There have been many firsts in Beverley McLachlin’s career. She was the first female Chief Justice of Canada for one thing. And now she’s published her first novel which is, what else, a courtroom drama.
Full Disclosure (Simon & Schuster) is the story of a feisty, independent thirtysomething female criminal defence lawyer in Vancouver named Jilly Truitt. McLachlin was in Ottawa for a full day of events with the Ottawa International Writers Festival when this interview happened.
“I had always wanted to write fiction and I had actually started a novel before I became a judge in 1981. At that point I had a choice to either accept the offer to be judge or continue dabbling with fiction. And I decided, and I think it was a good decision, that the best choice was to be a judge,” she told ARTSFILE Tuesday morning.
“I’ve been a judge for 36 plus years and as I was nearing the time I had to retire I started thinking about this old dream that I had.”
“I still felt the urge to write and I started playing around with it a little bit. I would get up early in the morning and start writing. Lo and behold pretty soon I had something.
“I thought nothing would ever come of it,” but she had a friend who suggested an agent and helped make the connection and “here we are.”
The uniqueness of the novel is one thing, but, as anyone who has read her decisions for the Supreme Court knows, McLachlin knows her way around the English language.
“I have always liked writing and I have always felt that if I have any strengths that is among them. But writing a judgment is a very didactic affair and I always felt I was writing for my audience … the parties involved and the scholars and the lawyers and the people who have to apply the precedents and so on.
“So I always wrote (judgments) in a very didactic style, as clearly as I could. I tried to make sure I was not introducing any fiction into my judgments.”
That’s fundamental to the job, she said with a laugh.
The thing about stories that play out in court is that they are very human. The courtroom is full of drama and conflict and human failing.
“This is what came out as I was thinking this book through. As a judge you are witness to all these stories that tell you about suffering, triumph, greed, about all the human foibles and passions and disappointments. I have been listening to those stories now for almost four decades.”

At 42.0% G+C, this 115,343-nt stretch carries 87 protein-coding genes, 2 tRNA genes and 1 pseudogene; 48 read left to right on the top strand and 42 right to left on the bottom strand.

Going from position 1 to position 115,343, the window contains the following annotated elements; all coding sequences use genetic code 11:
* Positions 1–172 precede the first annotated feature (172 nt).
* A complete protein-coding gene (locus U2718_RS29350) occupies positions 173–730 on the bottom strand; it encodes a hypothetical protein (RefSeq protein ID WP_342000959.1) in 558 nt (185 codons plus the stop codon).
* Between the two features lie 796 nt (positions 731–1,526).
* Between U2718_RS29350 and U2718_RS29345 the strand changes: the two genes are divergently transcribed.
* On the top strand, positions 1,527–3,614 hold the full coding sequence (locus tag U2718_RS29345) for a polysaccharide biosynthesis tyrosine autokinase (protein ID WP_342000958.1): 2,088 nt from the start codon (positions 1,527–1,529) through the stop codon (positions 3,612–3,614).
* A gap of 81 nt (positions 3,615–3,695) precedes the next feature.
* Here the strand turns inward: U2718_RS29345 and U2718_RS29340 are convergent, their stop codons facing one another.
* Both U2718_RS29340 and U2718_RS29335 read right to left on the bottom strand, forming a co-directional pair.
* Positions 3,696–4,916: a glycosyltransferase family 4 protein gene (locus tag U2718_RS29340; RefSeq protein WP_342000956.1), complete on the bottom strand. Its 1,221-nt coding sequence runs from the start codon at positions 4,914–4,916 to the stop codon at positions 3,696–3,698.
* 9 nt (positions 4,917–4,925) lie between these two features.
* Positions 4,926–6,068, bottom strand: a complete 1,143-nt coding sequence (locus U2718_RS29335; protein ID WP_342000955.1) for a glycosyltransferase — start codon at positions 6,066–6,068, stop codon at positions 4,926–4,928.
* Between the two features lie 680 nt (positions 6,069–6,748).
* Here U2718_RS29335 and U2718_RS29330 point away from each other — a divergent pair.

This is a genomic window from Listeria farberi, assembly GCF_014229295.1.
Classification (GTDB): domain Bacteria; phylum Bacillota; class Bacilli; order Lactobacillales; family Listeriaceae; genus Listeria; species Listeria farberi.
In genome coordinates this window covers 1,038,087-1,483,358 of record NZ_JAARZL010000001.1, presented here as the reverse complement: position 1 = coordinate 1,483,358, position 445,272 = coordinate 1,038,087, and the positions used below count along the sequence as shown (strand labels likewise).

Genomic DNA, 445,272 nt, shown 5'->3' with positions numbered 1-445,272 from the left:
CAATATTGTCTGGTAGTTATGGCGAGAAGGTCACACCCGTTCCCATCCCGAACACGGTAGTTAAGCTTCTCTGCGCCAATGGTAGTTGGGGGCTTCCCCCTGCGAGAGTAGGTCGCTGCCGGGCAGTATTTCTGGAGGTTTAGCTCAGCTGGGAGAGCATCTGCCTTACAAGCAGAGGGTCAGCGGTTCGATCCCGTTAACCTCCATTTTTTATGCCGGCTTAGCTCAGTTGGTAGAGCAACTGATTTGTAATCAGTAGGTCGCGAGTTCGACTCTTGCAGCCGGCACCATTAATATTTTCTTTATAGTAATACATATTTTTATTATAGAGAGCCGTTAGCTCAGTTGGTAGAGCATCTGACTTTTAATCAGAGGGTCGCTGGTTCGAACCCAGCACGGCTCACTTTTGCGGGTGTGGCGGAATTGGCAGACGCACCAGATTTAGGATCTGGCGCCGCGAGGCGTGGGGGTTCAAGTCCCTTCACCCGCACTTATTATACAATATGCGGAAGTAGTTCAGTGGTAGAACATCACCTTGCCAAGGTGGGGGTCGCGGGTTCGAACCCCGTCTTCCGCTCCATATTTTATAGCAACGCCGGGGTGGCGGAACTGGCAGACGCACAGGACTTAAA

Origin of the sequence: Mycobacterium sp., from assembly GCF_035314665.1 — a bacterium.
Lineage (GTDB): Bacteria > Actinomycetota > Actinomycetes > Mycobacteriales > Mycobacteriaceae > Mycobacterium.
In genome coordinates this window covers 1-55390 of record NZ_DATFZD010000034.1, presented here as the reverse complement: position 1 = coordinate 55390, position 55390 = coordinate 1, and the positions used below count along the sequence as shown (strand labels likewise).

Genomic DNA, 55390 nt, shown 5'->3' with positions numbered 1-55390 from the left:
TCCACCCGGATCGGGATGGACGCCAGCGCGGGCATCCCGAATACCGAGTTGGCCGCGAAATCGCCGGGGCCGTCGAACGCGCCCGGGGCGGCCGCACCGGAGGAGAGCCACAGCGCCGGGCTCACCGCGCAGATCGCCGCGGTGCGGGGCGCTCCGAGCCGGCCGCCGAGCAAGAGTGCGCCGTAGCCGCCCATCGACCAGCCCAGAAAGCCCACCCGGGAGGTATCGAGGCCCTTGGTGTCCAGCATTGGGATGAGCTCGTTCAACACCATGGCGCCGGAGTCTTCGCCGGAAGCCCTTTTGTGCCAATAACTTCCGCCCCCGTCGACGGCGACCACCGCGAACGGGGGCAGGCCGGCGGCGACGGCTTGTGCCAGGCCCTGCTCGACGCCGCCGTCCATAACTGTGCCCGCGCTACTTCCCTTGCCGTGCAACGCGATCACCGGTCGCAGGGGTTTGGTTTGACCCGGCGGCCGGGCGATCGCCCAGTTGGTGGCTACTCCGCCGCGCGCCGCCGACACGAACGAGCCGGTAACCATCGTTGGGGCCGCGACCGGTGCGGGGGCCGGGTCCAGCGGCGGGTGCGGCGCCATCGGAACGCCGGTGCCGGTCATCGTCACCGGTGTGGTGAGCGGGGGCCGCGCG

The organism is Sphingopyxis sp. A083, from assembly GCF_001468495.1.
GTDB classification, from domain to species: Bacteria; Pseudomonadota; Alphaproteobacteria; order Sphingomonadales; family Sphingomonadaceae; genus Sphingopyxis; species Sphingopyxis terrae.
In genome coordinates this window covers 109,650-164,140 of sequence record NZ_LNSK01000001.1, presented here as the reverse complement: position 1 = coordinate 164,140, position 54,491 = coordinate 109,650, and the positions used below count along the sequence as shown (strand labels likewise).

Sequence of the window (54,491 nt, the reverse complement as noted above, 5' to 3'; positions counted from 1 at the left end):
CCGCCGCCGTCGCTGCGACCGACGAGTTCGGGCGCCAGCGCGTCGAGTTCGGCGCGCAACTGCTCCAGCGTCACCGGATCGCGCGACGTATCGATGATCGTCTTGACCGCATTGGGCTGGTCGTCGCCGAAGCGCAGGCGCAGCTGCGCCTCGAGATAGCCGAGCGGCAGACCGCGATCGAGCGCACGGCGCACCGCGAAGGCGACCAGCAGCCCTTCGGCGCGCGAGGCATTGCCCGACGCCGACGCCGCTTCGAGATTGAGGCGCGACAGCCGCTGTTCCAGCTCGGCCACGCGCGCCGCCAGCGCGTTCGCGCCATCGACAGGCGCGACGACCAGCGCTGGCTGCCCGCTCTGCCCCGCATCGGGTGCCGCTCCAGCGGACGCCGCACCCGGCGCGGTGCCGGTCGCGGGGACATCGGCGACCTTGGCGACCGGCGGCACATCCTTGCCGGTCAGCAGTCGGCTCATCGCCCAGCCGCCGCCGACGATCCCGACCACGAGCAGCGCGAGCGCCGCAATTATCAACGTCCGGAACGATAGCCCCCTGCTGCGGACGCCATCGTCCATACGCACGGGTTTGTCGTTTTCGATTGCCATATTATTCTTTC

The law deals with these dramas in one way and fiction deals with them in another way, a more personal look into the flaws of the characters, she said.
“All my characters are flawed even the heroine.”
Having a young female lawyer as the protagonist makes sense when one learns “she was a character in that first effort before I became a judge. It was a very different novel and long abandoned but this character has been with me for a very long time.
“There aren’t a lot of strong women characters in fiction, even with the recent run of books such as Gone Girl … they are all kind of weak people who have a horrible problem who ultimately come through it. I wanted to create a heroine who was strong and feisty and good at her job. She has her own problems and flaws but she’s also very positive and very strong.”
The heroine is very different from McLachlin on many levels, but, she did create her, with the implication that there is some of the former chief justice in the character. Still, McLachlin said, Jilly is not modelled on anyone in particular.
There is a second character who was Jilly’s mentor and then her courtroom foe.
This is a fact of life for lawyers, McLachlin says.
“It’s not personal, but sometimes it can feel like it is getting personal. We are all friends in the law,” she said, “but there is a real combat there. There are disappointments.”
The character is a Crown attorney who takes on Jilly in a couple of cases recounted in the novel.
“He is a tragic character in some ways. He is struggling with a lot of stuff. He has a disability, his wife has not been well. He is a product of what has happened in his life.”
In the space of McLachlin’s career, women have taken a more prominent role in the legal profession. The novel seems to reflect that change and the tension it can create, especially between the older man and the younger woman.